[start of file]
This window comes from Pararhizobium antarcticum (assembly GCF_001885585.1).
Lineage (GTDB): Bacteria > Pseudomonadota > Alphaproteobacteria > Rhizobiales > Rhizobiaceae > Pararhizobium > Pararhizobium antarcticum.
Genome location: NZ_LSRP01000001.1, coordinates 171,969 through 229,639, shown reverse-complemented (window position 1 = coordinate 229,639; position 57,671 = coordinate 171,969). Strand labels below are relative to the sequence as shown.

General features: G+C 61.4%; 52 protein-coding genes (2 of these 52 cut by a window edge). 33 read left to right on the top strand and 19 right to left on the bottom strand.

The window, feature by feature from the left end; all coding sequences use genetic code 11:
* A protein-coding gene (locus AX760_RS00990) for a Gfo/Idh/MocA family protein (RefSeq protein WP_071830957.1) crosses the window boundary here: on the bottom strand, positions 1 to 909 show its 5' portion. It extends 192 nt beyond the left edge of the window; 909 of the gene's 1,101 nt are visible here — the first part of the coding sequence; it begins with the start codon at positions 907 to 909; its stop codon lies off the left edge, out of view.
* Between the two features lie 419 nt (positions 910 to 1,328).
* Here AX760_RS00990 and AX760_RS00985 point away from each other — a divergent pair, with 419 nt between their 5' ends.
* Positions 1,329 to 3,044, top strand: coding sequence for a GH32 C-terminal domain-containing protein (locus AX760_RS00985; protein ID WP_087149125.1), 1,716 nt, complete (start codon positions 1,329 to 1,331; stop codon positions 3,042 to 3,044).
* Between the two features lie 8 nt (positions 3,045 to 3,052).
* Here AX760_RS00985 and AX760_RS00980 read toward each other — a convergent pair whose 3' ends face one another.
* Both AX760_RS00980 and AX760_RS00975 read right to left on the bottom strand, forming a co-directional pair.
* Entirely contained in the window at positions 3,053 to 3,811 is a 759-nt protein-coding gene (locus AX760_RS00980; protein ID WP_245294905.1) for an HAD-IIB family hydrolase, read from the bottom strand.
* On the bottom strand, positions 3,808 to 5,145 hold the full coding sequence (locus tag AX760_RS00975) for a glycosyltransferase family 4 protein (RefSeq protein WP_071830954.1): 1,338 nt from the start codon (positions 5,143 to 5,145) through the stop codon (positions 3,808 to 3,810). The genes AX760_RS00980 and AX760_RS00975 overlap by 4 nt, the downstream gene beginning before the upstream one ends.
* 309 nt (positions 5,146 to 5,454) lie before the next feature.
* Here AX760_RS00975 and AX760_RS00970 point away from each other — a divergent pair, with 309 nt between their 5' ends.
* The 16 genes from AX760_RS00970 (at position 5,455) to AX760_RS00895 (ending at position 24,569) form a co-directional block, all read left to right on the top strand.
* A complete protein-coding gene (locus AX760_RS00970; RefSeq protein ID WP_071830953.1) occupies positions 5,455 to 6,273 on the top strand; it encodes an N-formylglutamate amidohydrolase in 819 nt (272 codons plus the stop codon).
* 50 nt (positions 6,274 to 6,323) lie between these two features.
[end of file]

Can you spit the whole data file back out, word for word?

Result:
This window comes from Pararhizobium antarcticum (assembly GCF_001885585.1).
Lineage (GTDB): Bacteria > Pseudomonadota > Alphaproteobacteria > Rhizobiales > Rhizobiaceae > Pararhizobium > Pararhizobium antarcticum.
Genome location: NZ_LSRP01000001.1, coordinates 171,969 through 229,639, shown reverse-complemented (window position 1 = coordinate 229,639; position 57,671 = coordinate 171,969). Strand labels below are relative to the sequence as shown.

General features: G+C 61.4%; 52 protein-coding genes (2 of these 52 cut by a window edge). 33 read left to right on the top strand and 19 right to left on the bottom strand.

The window, feature by feature from the left end; all coding sequences use genetic code 11:
* A protein-coding gene (locus AX760_RS00990) for a Gfo/Idh/MocA family protein (RefSeq protein WP_071830957.1) crosses the window boundary here: on the bottom strand, positions 1 to 909 show its 5' portion. It extends 192 nt beyond the left edge of the window; 909 of the gene's 1,101 nt are visible here — the first part of the coding sequence; it begins with the start codon at positions 907 to 909; its stop codon lies off the left edge, out of view.
* Between the two features lie 419 nt (positions 910 to 1,328).
* Here AX760_RS00990 and AX760_RS00985 point away from each other — a divergent pair, with 419 nt between their 5' ends.
* Positions 1,329 to 3,044, top strand: coding sequence for a GH32 C-terminal domain-containing protein (locus AX760_RS00985; protein ID WP_087149125.1), 1,716 nt, complete (start codon positions 1,329 to 1,331; stop codon positions 3,042 to 3,044).
* Between the two features lie 8 nt (positions 3,045 to 3,052).
* Here AX760_RS00985 and AX760_RS00980 read toward each other — a convergent pair whose 3' ends face one another.
* Both AX760_RS00980 and AX760_RS00975 read right to left on the bottom strand, forming a co-directional pair.
* Entirely contained in the window at positions 3,053 to 3,811 is a 759-nt protein-coding gene (locus AX760_RS00980; protein ID WP_245294905.1) for an HAD-IIB family hydrolase, read from the bottom strand.
* On the bottom strand, positions 3,808 to 5,145 hold the full coding sequence (locus tag AX760_RS00975) for a glycosyltransferase family 4 protein (RefSeq protein WP_071830954.1): 1,338 nt from the start codon (positions 5,143 to 5,145) through the stop codon (positions 3,808 to 3,810). The genes AX760_RS00980 and AX760_RS00975 overlap by 4 nt, the downstream gene beginning before the upstream one ends.
* 309 nt (positions 5,146 to 5,454) lie before the next feature.
* Here AX760_RS00975 and AX760_RS00970 point away from each other — a divergent pair, with 309 nt between their 5' ends.
* The 16 genes from AX760_RS00970 (at position 5,455) to AX760_RS00895 (ending at position 24,569) form a co-directional block, all read left to right on the top strand.
* A complete protein-coding gene (locus AX760_RS00970; RefSeq protein ID WP_071830953.1) occupies positions 5,455 to 6,273 on the top strand; it encodes an N-formylglutamate amidohydrolase in 819 nt (272 codons plus the stop codon).
* 50 nt (positions 6,274 to 6,323) lie between these two features.